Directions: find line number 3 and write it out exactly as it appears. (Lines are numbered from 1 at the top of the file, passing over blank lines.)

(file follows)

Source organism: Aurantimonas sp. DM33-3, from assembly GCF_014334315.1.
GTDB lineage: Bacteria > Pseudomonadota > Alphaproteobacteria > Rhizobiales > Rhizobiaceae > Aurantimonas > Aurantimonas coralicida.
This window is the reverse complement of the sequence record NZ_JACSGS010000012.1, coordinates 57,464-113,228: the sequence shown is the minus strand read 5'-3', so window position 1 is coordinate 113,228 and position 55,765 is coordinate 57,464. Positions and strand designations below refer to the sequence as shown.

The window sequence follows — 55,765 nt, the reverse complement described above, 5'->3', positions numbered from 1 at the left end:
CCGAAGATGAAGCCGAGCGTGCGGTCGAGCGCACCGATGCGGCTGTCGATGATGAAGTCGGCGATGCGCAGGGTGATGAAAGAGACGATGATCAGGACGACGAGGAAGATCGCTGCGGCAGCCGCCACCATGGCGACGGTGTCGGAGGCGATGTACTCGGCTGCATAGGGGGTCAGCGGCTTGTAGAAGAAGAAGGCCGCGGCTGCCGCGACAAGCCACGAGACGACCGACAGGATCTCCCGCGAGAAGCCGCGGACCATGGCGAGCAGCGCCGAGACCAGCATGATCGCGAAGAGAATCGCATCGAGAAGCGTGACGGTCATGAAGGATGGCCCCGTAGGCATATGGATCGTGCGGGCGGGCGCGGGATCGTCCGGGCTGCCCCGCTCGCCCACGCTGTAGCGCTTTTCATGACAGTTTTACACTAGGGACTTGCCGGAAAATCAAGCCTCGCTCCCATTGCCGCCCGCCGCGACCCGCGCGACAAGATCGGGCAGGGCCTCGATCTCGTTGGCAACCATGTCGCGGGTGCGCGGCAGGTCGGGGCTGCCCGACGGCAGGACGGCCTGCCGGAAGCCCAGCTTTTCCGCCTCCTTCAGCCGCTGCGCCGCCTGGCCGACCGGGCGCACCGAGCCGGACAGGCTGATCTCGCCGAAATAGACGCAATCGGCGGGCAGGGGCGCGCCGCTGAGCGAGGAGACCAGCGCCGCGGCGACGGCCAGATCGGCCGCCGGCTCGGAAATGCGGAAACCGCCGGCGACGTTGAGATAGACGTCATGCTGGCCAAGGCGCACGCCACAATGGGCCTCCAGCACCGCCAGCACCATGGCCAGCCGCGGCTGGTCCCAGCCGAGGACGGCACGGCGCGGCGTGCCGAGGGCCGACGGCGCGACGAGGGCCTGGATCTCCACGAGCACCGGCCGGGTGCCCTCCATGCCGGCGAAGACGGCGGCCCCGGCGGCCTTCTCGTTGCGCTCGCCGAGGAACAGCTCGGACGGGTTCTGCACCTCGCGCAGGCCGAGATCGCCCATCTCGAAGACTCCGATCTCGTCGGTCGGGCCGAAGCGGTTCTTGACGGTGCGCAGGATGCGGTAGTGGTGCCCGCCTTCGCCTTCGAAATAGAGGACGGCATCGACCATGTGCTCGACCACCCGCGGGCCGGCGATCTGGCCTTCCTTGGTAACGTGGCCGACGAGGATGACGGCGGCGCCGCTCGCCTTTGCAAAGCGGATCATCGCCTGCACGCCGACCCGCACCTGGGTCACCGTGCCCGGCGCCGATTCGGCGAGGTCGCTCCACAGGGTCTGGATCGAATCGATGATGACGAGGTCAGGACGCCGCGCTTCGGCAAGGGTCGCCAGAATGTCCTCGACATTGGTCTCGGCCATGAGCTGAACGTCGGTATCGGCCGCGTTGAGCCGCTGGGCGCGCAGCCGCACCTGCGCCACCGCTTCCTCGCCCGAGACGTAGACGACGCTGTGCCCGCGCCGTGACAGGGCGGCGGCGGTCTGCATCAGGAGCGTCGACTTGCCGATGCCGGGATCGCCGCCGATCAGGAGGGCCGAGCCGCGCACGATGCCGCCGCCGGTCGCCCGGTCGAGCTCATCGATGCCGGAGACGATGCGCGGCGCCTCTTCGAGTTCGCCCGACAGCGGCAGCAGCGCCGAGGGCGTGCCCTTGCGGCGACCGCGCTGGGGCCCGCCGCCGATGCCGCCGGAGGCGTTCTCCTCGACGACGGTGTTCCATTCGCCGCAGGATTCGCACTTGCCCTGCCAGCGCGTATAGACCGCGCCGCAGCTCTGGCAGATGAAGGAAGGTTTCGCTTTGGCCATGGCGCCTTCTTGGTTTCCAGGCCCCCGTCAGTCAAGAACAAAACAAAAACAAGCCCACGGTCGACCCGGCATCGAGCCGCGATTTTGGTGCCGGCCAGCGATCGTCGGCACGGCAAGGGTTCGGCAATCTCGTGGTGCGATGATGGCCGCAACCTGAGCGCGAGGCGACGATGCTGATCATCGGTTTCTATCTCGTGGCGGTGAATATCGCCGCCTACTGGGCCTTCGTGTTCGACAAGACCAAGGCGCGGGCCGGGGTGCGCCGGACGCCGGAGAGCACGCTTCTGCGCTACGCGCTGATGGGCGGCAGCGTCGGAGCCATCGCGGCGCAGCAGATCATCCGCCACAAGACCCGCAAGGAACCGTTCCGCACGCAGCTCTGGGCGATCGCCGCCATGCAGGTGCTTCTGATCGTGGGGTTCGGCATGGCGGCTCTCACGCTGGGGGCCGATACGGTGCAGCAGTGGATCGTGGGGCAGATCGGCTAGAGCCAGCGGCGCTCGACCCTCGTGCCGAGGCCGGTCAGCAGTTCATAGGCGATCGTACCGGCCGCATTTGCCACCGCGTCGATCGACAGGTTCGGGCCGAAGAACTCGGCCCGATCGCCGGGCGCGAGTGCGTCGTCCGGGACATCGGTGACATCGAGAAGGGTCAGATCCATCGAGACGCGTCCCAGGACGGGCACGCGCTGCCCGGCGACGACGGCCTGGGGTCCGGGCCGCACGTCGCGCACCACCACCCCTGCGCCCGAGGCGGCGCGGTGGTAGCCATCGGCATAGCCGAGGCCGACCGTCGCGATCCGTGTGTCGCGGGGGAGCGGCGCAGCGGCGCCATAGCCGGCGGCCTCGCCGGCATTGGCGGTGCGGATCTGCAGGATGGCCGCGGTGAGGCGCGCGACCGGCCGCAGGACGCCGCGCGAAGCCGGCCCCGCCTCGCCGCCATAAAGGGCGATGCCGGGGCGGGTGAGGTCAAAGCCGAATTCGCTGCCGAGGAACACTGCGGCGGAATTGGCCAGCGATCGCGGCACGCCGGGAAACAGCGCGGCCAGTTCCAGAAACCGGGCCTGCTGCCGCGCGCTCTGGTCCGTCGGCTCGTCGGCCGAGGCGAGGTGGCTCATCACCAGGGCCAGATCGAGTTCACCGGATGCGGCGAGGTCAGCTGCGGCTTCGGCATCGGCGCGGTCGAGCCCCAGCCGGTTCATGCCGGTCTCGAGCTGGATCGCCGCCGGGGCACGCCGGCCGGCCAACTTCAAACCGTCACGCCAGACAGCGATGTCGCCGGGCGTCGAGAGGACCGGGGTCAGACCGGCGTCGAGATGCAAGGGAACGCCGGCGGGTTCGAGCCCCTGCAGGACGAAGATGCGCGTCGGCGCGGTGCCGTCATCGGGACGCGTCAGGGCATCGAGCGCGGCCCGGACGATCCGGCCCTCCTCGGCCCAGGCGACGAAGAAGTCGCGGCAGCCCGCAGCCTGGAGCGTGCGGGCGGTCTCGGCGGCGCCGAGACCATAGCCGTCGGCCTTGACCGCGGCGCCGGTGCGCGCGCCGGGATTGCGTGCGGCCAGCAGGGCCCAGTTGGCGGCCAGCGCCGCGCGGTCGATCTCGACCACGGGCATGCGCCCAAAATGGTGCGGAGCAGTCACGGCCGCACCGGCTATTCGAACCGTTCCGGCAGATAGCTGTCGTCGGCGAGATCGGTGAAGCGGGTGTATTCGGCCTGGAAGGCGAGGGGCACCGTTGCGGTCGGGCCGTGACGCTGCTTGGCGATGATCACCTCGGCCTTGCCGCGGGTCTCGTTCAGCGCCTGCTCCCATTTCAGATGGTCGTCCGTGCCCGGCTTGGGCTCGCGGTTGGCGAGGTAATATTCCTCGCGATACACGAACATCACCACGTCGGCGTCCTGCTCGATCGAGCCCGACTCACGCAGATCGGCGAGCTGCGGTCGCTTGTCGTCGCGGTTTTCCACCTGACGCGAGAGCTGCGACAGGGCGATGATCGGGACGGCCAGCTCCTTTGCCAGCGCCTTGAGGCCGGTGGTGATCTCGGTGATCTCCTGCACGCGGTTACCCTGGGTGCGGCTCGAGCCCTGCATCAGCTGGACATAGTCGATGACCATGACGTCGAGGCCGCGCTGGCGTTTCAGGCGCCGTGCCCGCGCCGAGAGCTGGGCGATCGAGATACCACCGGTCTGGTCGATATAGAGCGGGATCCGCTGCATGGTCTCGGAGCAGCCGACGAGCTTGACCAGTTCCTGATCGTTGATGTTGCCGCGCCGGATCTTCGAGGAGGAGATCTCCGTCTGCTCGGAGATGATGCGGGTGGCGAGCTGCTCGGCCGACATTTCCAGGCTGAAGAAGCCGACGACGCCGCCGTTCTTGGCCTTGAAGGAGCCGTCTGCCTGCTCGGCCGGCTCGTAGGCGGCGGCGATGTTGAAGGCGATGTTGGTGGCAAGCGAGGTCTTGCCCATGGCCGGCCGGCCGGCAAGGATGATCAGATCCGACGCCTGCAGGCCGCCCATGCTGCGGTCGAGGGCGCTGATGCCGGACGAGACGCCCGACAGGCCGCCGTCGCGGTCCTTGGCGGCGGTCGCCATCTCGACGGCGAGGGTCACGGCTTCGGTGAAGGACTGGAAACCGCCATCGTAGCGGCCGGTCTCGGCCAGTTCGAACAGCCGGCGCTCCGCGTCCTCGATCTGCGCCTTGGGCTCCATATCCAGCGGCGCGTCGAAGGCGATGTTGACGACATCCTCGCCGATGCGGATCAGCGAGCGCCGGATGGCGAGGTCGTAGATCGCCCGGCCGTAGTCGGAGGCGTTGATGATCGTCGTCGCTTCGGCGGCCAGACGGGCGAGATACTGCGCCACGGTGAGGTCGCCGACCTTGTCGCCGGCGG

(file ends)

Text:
This window is the reverse complement of the sequence record NZ_JACSGS010000012.1, coordinates 57,464-113,228: the sequence shown is the minus strand read 5'-3', so window position 1 is coordinate 113,228 and position 55,765 is coordinate 57,464. Positions and strand designations below refer to the sequence as shown.